We have preexisting thoughts as to what our abilities are and how we are able to perform in this society. In education, our minds are shoved into an oppressive framework meant for only those who reflect the appearance and experiences of the leaders in academia. People of color, children of color, are told from a young age that they are lazy, stupid, ignorant, criminal minded, uneducated as a whole, prone to violence and criticized for any achievements they make. For example, when a student gets accepted into a university with competitive entrance, all people of color are assumed to have been accepted not due to their academic abilities, but due to affirmative action. I find it funny that white women benefit more than anyone else from affirmative action, but people of color are always the targets of derision when discussing affirmative action.
These criticisms of the character and abilities of people of color start in preschool and elementary school, and then continue into higher education. These stereotypes contribute to the formation of their academic self-concept—the feelings, attitudes, and perceptions students hold about their academic ability (Schneider, 2012). People of color are stereotyped viciously in the U.S. and other places around the world when it comes to academic achievement and how they can contribute to the betterment of society. These stereotypes contribute to Black and Latinx students not only being incorrectly categorized as having a learning disability, but also to them being disciplined 3 times more often and harshly than white counterparts for the same infractions (CRDC). When this happens in pre-K and elementary, children may associate education with negativity, and may internalize the discipline by adopting the belief they are “bad”. These stereotypes may also contribute to the self-fulfilling prophecy phenomena which happens when a person is bombarded by views, forced into a box so much they become exactly what was expected, but not who they are.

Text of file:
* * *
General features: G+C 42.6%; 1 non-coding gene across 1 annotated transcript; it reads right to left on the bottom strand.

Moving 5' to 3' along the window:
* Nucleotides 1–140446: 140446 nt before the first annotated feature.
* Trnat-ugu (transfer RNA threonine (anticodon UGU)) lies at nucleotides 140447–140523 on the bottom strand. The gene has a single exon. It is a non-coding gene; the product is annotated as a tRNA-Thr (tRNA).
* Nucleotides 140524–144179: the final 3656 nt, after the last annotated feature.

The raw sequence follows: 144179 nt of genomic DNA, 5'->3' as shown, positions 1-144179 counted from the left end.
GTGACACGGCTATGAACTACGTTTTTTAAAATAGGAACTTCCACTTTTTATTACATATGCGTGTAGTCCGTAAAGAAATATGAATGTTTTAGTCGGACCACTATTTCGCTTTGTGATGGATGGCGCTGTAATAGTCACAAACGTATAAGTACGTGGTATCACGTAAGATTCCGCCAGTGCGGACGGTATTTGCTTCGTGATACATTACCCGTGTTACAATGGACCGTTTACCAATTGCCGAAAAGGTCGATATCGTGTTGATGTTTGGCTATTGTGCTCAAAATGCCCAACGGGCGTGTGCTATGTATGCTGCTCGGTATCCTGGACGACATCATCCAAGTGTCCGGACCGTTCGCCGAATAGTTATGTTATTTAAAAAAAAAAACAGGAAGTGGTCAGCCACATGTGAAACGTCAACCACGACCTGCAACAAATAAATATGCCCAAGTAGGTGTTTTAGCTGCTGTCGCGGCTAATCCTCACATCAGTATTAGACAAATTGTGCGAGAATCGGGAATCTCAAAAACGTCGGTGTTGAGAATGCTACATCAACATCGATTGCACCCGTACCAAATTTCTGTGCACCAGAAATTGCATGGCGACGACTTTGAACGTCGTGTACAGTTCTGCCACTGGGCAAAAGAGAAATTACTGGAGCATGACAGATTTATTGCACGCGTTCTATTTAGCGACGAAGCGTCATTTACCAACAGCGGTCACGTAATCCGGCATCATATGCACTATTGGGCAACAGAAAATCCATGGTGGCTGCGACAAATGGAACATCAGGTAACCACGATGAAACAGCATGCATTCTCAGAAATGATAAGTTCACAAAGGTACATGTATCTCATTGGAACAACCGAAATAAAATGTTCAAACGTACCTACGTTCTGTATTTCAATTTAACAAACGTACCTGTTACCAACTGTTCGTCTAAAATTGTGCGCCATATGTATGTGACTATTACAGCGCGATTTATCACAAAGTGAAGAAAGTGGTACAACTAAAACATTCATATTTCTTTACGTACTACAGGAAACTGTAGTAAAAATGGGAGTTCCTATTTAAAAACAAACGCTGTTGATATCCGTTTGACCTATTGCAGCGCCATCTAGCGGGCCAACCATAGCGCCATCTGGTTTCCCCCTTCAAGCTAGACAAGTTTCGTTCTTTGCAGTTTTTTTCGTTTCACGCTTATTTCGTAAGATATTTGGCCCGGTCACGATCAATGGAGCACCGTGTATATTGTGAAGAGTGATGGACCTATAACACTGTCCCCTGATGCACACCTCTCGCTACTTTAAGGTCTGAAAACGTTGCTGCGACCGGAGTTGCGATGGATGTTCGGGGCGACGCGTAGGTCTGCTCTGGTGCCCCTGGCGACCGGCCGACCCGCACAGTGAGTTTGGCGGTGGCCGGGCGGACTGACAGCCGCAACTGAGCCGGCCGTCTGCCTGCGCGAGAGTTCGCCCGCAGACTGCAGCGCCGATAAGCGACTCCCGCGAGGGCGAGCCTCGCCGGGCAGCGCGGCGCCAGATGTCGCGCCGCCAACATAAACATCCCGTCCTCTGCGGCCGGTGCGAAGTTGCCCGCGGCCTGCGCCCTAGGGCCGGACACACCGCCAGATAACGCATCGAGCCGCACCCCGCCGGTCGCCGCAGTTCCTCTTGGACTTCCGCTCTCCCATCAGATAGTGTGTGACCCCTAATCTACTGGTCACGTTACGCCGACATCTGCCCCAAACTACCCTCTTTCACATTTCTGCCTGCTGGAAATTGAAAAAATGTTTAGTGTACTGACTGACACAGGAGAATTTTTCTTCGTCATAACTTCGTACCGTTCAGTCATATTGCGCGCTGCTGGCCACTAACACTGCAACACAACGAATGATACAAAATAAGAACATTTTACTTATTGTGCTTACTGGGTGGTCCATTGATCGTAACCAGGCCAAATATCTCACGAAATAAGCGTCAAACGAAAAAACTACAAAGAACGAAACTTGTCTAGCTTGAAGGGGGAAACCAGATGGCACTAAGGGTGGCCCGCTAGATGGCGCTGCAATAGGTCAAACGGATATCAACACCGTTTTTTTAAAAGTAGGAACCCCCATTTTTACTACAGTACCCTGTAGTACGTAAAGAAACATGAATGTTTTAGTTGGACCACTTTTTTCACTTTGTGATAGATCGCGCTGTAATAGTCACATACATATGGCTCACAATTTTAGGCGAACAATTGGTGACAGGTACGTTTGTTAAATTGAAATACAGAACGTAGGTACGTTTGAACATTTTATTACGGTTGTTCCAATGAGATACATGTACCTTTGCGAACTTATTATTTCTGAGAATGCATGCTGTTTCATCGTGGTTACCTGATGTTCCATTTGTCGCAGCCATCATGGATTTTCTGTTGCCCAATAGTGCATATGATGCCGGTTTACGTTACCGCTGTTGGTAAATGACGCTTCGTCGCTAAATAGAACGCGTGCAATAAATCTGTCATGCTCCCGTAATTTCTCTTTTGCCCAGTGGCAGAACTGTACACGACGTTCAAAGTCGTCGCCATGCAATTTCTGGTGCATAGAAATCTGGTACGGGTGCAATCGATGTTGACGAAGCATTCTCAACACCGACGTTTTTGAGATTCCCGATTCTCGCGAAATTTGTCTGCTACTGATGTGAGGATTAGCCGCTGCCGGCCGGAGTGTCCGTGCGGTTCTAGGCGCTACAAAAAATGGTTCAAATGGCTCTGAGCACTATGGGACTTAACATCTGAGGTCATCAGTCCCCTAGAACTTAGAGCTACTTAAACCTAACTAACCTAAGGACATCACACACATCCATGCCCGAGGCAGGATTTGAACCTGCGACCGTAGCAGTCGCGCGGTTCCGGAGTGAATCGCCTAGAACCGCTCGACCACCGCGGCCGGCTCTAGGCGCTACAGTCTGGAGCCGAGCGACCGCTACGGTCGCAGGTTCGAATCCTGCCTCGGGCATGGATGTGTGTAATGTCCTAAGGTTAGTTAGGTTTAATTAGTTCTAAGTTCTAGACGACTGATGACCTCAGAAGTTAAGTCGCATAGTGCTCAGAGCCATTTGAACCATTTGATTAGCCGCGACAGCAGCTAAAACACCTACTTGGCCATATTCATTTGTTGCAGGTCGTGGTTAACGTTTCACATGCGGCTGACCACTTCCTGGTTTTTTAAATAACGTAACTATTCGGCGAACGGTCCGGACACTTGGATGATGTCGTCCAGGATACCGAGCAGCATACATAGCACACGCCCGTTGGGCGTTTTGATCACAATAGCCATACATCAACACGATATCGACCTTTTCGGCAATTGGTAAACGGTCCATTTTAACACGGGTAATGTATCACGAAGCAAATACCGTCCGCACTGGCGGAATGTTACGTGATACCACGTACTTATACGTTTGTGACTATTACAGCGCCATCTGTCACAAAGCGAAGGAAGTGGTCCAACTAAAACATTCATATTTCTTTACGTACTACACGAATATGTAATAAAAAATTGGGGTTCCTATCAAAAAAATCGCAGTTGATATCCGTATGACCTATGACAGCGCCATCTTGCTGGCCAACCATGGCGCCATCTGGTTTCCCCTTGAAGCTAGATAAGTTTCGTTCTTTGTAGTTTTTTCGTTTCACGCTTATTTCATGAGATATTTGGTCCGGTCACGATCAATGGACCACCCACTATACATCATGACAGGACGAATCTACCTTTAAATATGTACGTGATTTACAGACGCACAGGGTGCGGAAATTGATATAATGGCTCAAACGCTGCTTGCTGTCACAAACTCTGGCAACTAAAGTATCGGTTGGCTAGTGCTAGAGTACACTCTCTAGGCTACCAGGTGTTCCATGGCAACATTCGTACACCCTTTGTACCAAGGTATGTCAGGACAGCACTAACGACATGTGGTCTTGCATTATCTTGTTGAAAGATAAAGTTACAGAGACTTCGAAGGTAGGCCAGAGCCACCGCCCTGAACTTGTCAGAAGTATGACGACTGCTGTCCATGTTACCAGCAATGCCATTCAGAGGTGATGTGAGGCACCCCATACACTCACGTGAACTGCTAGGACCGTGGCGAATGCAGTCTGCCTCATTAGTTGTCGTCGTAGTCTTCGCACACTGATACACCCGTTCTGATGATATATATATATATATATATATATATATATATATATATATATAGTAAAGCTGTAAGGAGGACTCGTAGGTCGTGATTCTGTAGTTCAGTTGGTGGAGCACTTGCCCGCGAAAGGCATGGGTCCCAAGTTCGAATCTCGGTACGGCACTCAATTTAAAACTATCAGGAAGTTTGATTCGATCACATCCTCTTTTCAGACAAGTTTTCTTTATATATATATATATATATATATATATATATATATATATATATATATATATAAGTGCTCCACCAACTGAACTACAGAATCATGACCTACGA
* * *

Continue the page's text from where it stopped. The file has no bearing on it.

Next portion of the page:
Some schools are fighting against these stereotypes by starting programs as mentioned in the text book, and others are choosing to use different types of discipline that may actually encourage students to be better. One school in Baltimore called Robert W. Coleman elementary utilizes meditation practices in place of detentions and suspensions and added a fifteen minute yoga session to the start of each day (CBS News 2016). They practice “mindfulness exercises and yoga” in order to take the students away from the situation and encourage self reflection (Gaines, 2016). The school has found by implementing mindfulness rather than punishment, the student’s grades have gone up by 10%, and there have been zero suspensions since the start of the intervention. Another school, Visitacion Valley School in San Francisco, which is majority Latinx and Hispanic, started having their students sit for two times a day in meditative silence for only a few minutes during the day. They call it “Quiet Time” and since its implementation, there have been 79% reduced suspensions (NBC, 2014).